Change in interest rate after locking

Ask Kate about change in interest rate after locking (aka home appraisal value squashes mortgage rate lock agreement): Hi Kate, I locked in our mortgage refinance rate at 4.25%. Subsequently, the appraisal came back quite a bit lower than the appraisal that had been done one year earlier when we got our home equity loan, so the bank told me that the locked rate had now increased to 4.5%.


Continued... Instead of falling for what I consider to be a bait and switch (since I assume the bank is the one profiting off the interest rate that is now a quarter point higher), I decided to walk away from the deal. The bank says that I now owe $400 for the appraisal fee because they had no control over the appraisal coming in lower.

I understand that the appraisal is separate and that the bank had no control over the result, but at no time did the bank ever disclose, verbally or in writing, that the lock could change based on any particular factor.

Had we been told up front that whether we could actually lock in at the 4.25% would depend on what the appraisal showed, we would not have gone through with it and instead shopped around to find someplace where a lock really means a lock and subsequently we did just that through our local credit union.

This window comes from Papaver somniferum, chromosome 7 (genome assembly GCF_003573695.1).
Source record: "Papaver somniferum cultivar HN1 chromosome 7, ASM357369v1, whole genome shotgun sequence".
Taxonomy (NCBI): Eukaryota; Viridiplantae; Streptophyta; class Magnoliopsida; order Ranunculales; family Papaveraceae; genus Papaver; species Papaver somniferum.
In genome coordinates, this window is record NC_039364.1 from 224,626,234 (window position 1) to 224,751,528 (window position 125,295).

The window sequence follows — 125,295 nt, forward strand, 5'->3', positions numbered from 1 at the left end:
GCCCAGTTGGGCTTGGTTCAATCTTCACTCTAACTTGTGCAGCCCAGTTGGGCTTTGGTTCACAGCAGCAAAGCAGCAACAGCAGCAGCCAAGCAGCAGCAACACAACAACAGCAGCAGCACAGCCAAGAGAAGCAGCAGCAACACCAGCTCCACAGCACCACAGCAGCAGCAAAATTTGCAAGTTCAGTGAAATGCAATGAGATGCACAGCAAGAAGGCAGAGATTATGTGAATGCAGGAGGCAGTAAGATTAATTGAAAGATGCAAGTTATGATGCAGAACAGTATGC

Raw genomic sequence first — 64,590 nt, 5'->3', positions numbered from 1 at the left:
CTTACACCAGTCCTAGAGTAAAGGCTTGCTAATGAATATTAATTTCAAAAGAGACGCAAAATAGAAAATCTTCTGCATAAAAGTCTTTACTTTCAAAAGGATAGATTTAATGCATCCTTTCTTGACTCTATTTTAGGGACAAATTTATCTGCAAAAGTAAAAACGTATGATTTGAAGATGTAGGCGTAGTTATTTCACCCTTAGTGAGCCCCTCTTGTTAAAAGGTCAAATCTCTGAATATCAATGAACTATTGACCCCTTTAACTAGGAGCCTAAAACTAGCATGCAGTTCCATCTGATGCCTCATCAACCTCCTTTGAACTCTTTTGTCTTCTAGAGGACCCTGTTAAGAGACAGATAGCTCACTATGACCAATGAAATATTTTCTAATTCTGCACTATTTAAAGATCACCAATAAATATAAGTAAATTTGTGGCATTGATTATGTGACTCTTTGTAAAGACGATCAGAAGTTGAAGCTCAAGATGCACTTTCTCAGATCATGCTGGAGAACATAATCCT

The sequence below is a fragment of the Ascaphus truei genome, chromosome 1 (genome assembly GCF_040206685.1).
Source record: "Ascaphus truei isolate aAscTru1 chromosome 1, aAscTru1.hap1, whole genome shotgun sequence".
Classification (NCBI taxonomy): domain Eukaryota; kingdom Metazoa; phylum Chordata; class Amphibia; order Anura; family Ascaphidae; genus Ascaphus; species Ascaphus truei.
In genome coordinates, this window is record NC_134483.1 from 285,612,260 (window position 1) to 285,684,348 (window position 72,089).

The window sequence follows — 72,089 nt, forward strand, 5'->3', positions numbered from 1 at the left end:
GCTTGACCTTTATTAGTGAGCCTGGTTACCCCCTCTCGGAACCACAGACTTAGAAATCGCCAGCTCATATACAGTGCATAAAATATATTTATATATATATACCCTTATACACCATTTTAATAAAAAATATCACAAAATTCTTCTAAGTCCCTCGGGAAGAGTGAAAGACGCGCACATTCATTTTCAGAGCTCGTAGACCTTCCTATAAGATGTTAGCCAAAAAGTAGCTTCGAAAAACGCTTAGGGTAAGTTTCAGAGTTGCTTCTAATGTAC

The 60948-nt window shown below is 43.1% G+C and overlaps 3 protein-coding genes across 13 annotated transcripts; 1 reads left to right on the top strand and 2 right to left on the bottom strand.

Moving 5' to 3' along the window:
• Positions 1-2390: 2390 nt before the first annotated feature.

Change in interest rate after locking.
What especially infuriates me is that the bank told me after the appraisal came in that there weren't surprised, as mine was the 4th or 5th case they've seen recently where the appraisal came in much lower than they expected.

In my mind, that is all the more reason to disclose ahead of time that there was a possibility of that happening and therefore not getting the lock that we bargained for.

I assume the bank was hoping that we would feel we were already too invested in the process and just accept the rate change amounting to thousands of dollars over the life of the loan.

There is nothing in the paperwork we signed requiring us to pay the appraisal fee up front, and nothing indicating it is nonrefundable. Are we obligated to pay the bank for the appraisal fee, or should the bank absorb that as a cost of doing business because they should have, but failed to, disclose that the 'lock' could change? Thank you in advance!

Kate Answers: Change in Interest Rate After Locking

***zz-portrait-left.shtml*** Hi and thanks for writing,

Mortgage rate lock agreements should disclose that interest rates are 'Locked Subject To', followed by a laundry list of common reasons that could potentially cause your mortgage rate to rise before closing.

At the root of this is something called LLPA, loan level pricing adjustments, also known as add-ons.

Loan Level Pricing Adjustment - Gift that Keeps on Giving

Allow me to explain. Say the interest rate is locked at 4.25%, anticipating there will be at least 20% equity in the home. But the appraisal comes in lower. This inferior appraised value pushes the loan-to-value over 80%, subsequently raising the rate to 4.5 due to the .25% LLPA add-on. (4.25 + .25 = 4.5)